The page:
The Very Best Of Prince
Warner Bros. Records
Prince’s second greatest hits compilation to be released by Warner Brothers, The Very Best Of Prince therefore contains only the songs recorded during his tenure with that label (1979-1991) and are tracked in their chronological order their original release. The album is certified Platinum by RIAA, peaking on the Billboard charts at 66. It re-entered the in 2016, hitting the number 1 spot in the week following Prince’s death and became the 8th biggest selling album in the US that year.
Due to his embittered dispute with his former label, Prince rescheduled his entire One Nite Alone… Tour so that it could not to be construed to endorse or promote Warners’ release of The Very Best Of Prince. The most represented albums on this compilation are Purple Rain and Diamonds And Pearls, featuring four songs apiece. For You and Batman are the only albums during the period covered not to be represented. The omission of Batdance from Batman, albeit a chart topping hit single, is the result of licensing restrictions of the comic book trademark.
- Warner Bros. Records
- Warner Bros. Records
- Cover Art/Photo
- Jeff Katz, Bob McNamara and Allen Beaulieu
- 18 years, 3 months ago, on 21 July 2001
- Running Time
- US Chart Peak
- UK Chart Peak
- I Wanna Be Your Lover (2:57)
- 1999 [feat. Lisa Coleman, Dez Dickerson and Jill Jones] (3:35)
- Little Red Corvette (4:58)
- When Doves Cry (3:49)
- Let's Go Crazy (4:39)
- Purple Rain (8:45)
- I Would Die 4 U (2:57)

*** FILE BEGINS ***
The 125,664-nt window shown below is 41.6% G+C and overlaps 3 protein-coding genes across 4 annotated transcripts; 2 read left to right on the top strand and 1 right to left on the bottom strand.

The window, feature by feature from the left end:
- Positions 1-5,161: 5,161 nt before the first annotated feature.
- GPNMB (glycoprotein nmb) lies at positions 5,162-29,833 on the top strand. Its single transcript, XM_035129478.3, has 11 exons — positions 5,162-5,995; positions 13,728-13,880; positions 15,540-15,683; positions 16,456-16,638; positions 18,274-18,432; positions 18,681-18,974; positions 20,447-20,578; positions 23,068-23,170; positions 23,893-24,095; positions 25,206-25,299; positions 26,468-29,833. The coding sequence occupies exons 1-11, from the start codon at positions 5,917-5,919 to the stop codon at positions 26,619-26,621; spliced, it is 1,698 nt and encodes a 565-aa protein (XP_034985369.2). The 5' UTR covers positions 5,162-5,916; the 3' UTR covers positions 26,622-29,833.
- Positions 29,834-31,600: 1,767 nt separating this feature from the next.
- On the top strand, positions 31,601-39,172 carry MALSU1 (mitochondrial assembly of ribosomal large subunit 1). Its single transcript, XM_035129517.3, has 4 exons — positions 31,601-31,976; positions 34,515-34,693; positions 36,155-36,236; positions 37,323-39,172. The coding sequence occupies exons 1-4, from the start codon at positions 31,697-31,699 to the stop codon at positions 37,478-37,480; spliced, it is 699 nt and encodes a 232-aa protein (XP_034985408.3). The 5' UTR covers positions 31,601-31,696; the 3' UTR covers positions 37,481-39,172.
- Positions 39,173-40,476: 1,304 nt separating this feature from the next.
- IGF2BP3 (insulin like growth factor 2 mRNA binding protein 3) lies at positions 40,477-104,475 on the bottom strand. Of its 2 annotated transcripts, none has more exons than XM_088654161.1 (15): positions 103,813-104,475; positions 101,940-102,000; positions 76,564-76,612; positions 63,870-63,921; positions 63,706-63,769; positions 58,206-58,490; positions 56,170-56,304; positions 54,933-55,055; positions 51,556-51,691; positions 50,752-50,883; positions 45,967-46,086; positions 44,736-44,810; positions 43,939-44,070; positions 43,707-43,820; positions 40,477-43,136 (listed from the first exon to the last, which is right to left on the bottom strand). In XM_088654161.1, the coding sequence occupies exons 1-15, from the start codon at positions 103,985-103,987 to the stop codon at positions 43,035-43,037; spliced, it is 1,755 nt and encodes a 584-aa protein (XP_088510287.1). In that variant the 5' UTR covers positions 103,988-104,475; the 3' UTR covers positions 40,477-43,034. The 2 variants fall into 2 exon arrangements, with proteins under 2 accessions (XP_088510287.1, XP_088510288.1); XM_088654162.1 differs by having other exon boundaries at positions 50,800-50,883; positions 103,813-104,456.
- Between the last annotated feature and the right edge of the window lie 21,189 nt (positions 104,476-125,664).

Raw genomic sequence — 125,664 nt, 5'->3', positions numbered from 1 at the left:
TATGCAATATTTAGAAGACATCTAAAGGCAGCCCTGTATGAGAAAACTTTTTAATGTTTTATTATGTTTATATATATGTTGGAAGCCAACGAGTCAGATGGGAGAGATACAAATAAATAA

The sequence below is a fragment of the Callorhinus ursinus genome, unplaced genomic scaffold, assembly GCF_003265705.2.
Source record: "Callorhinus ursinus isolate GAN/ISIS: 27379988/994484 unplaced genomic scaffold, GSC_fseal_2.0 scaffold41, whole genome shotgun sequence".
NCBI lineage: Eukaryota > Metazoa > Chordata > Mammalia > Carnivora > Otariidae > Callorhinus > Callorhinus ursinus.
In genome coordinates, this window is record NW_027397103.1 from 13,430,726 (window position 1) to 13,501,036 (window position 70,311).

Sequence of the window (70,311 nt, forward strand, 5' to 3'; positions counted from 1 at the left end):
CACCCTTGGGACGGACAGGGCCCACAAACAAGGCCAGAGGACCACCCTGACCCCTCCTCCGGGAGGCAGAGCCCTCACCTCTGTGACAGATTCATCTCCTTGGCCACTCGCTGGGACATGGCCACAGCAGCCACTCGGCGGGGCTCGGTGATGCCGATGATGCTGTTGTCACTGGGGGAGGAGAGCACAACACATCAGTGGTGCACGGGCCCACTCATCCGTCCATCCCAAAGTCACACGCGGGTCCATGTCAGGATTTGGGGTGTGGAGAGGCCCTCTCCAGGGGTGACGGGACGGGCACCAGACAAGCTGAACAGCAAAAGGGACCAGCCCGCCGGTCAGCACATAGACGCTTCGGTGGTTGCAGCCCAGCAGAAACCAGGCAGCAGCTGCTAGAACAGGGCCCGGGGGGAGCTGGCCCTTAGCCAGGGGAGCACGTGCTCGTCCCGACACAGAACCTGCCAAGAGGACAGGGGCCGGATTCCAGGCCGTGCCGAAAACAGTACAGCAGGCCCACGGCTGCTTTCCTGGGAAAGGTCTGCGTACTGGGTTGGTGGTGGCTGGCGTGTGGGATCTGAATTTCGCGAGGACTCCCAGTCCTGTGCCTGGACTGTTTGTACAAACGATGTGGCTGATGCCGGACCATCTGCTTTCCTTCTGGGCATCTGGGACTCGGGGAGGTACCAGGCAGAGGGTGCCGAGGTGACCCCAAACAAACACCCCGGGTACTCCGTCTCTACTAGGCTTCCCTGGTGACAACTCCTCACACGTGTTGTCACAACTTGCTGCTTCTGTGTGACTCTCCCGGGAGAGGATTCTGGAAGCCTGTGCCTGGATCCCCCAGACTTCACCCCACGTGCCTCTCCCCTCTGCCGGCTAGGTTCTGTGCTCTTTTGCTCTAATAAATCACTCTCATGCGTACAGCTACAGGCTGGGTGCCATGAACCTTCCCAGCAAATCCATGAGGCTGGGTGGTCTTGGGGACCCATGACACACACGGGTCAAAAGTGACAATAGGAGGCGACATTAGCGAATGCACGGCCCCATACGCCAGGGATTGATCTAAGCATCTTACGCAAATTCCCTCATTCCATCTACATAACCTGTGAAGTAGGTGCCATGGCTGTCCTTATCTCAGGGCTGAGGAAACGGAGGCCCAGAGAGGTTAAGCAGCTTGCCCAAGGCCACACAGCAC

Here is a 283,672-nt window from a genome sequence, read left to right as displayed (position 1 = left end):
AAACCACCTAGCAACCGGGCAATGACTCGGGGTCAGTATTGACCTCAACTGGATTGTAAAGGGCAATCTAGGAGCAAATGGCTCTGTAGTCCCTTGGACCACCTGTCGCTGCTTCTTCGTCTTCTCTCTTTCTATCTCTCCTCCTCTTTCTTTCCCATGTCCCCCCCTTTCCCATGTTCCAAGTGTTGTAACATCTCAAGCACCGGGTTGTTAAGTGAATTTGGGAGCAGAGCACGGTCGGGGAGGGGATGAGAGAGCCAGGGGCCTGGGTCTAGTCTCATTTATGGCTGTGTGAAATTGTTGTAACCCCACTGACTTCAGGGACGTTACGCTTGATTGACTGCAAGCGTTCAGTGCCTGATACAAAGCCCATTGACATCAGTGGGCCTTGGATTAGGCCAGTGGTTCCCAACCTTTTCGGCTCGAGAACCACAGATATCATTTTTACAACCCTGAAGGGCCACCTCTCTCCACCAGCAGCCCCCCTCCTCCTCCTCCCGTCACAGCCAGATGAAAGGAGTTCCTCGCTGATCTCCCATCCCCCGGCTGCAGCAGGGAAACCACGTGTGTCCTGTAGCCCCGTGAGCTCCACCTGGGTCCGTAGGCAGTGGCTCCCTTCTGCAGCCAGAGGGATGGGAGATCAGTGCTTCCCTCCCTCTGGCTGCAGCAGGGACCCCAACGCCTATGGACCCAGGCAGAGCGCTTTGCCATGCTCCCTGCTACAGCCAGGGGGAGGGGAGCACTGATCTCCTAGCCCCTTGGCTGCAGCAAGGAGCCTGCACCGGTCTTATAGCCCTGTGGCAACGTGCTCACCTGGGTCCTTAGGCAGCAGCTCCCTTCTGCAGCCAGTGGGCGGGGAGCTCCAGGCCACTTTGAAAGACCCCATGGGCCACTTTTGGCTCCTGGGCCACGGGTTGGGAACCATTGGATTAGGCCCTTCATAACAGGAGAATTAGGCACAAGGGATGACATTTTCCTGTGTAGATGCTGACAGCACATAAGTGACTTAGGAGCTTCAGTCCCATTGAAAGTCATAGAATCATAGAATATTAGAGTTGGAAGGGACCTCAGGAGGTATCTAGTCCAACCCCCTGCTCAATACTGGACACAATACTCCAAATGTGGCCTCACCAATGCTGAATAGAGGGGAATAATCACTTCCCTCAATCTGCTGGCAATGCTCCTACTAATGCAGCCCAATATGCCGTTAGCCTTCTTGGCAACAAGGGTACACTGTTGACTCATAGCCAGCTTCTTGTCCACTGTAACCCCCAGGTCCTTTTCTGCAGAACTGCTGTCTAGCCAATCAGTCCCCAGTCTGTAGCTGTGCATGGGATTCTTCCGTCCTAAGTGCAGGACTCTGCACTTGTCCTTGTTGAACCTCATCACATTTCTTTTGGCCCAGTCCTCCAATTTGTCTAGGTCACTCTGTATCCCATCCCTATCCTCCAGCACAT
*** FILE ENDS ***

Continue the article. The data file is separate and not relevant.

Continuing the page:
- Raspberry Beret (3:31)
- Kiss (3:31)
- Sign O' The Times (3:44)
- U Got The Look [duet with Sheena Easton] (3:58)
- Alphabet St. [feat. Cat Glover] (5:38)
- Thieves In The Temple (3:19)
- Gett Off [feat. Tony Mosley] (4:27)
- Cream (4:12)
- Diamonds And Pearls [duet with Rosie Gaines] (4:20)
- Money Don't Matter 2 Night (4:48)
The Very Best Of Prince produced no singles.
The Very Best Of Prince – review
Warner Brothers appear to believe Prince’s career had ended when his contract with then expired. Let’s face it, this disk actually showcases how remarkable his Warners career was. It contains all the stuff the casual fan should already have heard, although it is good stuff at that. Yet we all know this CD is a half-baked effort to make Warner Brothers rinse as much money as possible out of the Purple Reign legacy that was running out of steam by 2002. Or so they thought! Does The Very Best Of Prince really contain his ‘very best’? Going by unit sales and familiarity, yes. Perhaps the album would have been better named Essential Prince since the ‘very best’ of his work is not here, that’s what you get with the industry exec and not the artist picking the track list. With all these hits in one place though The Very Best Of Prince saves some album hopping and sometimes, even for the most obsessive Prince fan, hearing all the hits in one sitting is a guilty pleasure. Though this is all stuff fans own and know note for note and is not quite so the perfect album for that simple reason it is wonderfully nostalgic of an era when Prince reigned supreme. Use this album only as a gateway to the better material on others.
The Very Best Of Prince is reviewed by Goldies Parade.
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